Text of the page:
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Battle of the Invasives

Since the plants I grow have to be easy, I end up with a lot of tough customers that want to take over. What happens when two of these meet?

Lily-of-the valley will overrun any shade — but in one part of my woods, it's been overgrown by fast-creeping, 12- to 18-inch tall Yellow Archangel, Lamiastrum galeobdolon. (I have 'Variegatum,' with silver chevrons marking the green leaves; supposedly other varieties are slightly less aggressive.) Just across a path from there, the lamiastrum is locked in a standoff (so far) with sweet woodruff — which although certainly invasive too, wouldn't have seemed to me capable of competing: it grows a bit lower, and not so dense.

On the north side of my house, an English ivy is creeping under established lily-of-the-valley — which so far, doesn't seem troubled by it. But no lily-of-the valley is sprouting up within the established ivy. On the edge of the bed, ivy's creeping out into the lawn. Mowing doesn't seem to deter it. Rather, it seems to be learning: Many leaves are chopped in half by the mower, and though they look ungainly, they're healthy. But just as many leaves are small, and escape the mower by growing low. There seem to be more of them than I'd expect to find on these well-established runners; is this like the leaves on bonsai trees growing smaller in response to their conditions?

On the front of the ivy bed, pachysandra is sprouting up in it, a bit taller. Though the pachysandra is broad-leaved, ivy will take dense shade; I wonder if they will coexist.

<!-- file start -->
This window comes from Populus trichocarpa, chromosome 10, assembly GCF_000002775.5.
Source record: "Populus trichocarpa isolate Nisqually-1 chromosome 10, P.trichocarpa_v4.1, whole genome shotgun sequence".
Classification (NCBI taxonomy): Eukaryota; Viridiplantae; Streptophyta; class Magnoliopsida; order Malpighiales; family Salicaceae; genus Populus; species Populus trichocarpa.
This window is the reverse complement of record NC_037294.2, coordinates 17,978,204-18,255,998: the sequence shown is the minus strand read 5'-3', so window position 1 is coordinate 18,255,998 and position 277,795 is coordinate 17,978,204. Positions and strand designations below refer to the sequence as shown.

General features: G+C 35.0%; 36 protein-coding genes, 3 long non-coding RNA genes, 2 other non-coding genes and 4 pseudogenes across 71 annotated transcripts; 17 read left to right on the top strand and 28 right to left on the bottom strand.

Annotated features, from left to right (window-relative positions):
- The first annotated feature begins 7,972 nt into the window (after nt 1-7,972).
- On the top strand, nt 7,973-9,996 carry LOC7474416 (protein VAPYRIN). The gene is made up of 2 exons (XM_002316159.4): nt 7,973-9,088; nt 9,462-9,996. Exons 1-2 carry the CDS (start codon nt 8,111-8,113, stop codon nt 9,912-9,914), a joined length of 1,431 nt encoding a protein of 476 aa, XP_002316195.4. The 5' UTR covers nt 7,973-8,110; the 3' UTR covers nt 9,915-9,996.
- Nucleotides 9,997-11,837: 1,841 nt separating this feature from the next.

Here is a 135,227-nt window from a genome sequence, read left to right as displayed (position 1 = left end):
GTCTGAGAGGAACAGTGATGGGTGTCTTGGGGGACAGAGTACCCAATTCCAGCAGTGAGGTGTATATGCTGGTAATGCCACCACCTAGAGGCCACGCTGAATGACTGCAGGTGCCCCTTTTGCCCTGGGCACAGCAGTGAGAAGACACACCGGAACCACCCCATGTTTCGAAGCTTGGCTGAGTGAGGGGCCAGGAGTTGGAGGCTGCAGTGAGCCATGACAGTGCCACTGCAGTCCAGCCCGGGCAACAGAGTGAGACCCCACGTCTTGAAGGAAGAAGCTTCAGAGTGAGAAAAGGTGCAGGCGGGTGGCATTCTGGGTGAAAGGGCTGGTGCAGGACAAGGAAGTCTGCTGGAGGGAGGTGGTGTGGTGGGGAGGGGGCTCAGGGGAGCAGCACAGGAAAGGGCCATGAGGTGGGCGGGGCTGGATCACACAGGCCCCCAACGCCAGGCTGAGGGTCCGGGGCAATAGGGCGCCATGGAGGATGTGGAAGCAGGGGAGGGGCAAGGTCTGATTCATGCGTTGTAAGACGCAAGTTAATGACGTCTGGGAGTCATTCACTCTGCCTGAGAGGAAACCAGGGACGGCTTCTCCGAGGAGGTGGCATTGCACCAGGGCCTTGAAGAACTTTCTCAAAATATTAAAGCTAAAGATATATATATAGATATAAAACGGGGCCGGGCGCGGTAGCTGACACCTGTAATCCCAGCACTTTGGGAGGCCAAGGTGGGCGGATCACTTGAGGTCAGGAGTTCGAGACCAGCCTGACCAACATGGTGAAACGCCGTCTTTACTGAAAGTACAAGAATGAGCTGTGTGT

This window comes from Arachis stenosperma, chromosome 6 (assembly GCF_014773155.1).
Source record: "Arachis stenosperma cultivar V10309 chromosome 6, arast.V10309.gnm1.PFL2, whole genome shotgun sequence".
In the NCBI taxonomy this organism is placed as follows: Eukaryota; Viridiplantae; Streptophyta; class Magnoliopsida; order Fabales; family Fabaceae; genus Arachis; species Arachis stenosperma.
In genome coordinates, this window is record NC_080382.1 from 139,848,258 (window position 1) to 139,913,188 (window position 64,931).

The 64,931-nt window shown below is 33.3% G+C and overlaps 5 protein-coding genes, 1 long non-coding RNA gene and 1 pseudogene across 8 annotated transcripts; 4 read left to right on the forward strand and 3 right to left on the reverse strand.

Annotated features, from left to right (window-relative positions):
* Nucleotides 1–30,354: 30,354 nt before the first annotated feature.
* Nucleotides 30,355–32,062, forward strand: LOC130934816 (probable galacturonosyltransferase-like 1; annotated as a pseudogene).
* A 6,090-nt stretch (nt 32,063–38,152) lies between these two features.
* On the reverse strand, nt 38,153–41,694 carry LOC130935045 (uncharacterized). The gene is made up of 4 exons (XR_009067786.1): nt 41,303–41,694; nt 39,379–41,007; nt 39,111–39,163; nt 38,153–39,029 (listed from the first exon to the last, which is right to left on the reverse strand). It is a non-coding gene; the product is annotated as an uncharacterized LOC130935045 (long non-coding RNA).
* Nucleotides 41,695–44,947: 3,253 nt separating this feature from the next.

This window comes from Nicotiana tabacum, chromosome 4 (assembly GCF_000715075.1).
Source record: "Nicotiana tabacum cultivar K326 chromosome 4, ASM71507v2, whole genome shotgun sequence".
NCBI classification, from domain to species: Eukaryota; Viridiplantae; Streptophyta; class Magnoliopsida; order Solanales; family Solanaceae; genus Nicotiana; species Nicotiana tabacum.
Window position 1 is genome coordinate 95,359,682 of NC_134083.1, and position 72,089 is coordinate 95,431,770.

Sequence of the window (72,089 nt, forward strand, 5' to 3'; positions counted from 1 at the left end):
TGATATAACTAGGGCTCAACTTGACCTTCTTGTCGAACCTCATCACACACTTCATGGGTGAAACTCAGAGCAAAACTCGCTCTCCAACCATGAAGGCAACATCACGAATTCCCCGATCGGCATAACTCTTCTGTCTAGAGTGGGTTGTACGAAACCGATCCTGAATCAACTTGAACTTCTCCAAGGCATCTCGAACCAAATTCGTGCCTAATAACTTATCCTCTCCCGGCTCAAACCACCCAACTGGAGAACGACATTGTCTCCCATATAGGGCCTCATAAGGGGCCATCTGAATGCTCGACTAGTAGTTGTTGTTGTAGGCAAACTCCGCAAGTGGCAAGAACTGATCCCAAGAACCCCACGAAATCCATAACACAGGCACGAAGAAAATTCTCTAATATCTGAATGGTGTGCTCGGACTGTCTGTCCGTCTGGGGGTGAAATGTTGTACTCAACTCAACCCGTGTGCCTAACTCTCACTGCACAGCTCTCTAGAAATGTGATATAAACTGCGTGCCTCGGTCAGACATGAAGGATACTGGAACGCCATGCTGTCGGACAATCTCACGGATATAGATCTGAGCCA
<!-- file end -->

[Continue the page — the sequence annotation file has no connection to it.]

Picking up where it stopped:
Magenta-flowered Geranium sanguineum, the original bloody cranesbill, grows 18 to 24 inches tall. It spreads slowly, but anything adjacent that it can overtop, is a goner — for example thyme and bugleweed — normally invasive themselves. Named varieties of this cranesbill are less aggressive, for example I also have lancastriense, which grows lower and sports flowers in a light pink with darker veins. I actually like the pink better; it's not such an overwhelming color — but the magenta self-seeds more prolifically, popping up all over my garden. Only bigger plants withstand it, for example tall New England asters (which are also slow-but-strong spreaders and enthusiatic self-seeders).

If I plant some of this magenta cranesbill at the edge of the worst lamiastrum patch, will it contain the lamiastrum?

Photo by C.H. Clark - Tall New England aster stops bloody cranesbill

Text and photo © Copyright 2005 Catherine Holmes Clark

Published in the six Nashoba Publications papers on Friday, 1 July 2005

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